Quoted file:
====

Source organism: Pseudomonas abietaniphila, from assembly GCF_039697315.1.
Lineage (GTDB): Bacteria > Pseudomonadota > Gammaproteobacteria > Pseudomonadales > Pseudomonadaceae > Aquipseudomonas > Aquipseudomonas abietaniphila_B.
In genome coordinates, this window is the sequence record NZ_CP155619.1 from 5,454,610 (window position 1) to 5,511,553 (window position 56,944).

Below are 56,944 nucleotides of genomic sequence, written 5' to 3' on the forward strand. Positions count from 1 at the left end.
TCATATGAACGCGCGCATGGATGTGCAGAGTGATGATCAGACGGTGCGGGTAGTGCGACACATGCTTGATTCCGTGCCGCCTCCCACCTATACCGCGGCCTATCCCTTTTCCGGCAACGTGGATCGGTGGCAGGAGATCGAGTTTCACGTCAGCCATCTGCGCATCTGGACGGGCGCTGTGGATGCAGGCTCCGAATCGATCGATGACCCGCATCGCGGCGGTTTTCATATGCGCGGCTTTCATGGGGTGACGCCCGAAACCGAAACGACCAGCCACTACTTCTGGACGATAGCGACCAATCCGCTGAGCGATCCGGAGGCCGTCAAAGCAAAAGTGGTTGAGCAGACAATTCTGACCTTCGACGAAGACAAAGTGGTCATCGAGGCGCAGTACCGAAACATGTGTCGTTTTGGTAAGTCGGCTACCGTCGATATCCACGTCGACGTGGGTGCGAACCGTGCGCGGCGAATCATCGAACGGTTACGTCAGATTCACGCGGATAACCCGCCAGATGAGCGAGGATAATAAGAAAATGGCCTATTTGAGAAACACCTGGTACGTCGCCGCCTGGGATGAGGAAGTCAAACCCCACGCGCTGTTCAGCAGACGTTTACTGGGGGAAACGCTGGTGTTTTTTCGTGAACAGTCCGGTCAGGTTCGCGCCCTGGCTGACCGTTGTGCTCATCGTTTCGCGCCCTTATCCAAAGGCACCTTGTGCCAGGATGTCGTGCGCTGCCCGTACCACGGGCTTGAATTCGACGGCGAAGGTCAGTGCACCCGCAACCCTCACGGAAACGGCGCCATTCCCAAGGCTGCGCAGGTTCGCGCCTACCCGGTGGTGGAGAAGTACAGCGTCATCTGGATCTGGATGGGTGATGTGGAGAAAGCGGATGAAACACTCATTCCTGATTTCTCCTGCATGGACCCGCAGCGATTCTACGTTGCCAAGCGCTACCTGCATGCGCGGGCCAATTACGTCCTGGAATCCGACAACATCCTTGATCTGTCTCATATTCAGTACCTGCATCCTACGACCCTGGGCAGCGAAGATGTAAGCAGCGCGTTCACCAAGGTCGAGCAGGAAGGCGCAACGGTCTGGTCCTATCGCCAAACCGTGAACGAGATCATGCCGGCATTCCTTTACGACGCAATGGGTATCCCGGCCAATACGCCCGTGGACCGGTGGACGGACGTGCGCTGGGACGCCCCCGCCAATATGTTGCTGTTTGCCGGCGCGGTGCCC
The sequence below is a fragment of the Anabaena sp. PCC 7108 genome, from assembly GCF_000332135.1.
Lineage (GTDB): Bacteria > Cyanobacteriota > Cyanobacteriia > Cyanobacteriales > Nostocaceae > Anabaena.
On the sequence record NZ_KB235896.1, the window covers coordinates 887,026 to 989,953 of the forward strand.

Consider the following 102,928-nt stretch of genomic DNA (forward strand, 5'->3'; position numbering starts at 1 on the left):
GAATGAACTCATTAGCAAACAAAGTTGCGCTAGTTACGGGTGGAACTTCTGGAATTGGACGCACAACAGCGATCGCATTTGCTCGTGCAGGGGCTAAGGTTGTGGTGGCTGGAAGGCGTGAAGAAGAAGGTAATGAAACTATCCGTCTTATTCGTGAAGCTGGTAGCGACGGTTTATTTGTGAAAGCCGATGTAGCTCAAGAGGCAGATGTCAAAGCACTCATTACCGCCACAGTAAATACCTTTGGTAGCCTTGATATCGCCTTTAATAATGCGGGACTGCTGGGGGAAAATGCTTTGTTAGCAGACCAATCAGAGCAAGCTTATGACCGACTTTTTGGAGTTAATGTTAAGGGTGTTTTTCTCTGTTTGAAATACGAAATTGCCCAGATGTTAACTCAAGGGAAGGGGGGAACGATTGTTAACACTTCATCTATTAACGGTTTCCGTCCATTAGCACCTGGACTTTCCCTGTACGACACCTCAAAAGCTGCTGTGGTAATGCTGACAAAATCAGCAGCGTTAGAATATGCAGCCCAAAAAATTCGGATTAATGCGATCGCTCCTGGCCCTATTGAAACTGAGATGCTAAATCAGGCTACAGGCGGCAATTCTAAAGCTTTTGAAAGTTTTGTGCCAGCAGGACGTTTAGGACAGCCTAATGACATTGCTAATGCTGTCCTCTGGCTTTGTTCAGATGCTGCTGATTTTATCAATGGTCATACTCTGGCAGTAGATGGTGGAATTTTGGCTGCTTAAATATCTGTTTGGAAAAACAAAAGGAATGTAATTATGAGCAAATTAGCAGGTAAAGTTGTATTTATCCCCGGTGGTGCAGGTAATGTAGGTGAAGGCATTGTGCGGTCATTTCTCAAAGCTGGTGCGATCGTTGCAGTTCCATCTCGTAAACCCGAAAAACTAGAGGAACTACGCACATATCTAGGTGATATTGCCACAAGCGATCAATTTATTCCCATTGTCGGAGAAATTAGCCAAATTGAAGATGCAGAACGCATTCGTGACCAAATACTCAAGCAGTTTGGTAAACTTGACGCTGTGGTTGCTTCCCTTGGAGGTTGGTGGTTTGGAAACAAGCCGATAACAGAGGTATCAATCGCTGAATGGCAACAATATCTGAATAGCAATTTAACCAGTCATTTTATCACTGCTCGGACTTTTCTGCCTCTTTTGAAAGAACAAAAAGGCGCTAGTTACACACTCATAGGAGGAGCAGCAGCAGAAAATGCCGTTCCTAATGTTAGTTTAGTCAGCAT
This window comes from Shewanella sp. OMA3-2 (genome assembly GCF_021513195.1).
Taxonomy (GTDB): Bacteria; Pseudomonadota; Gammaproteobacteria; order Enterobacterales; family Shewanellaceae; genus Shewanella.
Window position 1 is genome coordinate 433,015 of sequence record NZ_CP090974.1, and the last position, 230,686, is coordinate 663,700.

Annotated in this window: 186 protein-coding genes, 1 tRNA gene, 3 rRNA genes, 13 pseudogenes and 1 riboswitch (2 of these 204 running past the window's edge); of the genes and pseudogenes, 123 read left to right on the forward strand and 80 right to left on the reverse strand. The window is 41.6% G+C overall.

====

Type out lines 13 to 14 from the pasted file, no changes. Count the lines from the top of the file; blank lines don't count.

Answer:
Window position 1 is genome coordinate 433,015 of sequence record NZ_CP090974.1, and the last position, 230,686, is coordinate 663,700.

Annotated in this window: 186 protein-coding genes, 1 tRNA gene, 3 rRNA genes, 13 pseudogenes and 1 riboswitch (2 of these 204 running past the window's edge); of the genes and pseudogenes, 123 read left to right on the forward strand and 80 right to left on the reverse strand. The window is 41.6% G+C overall.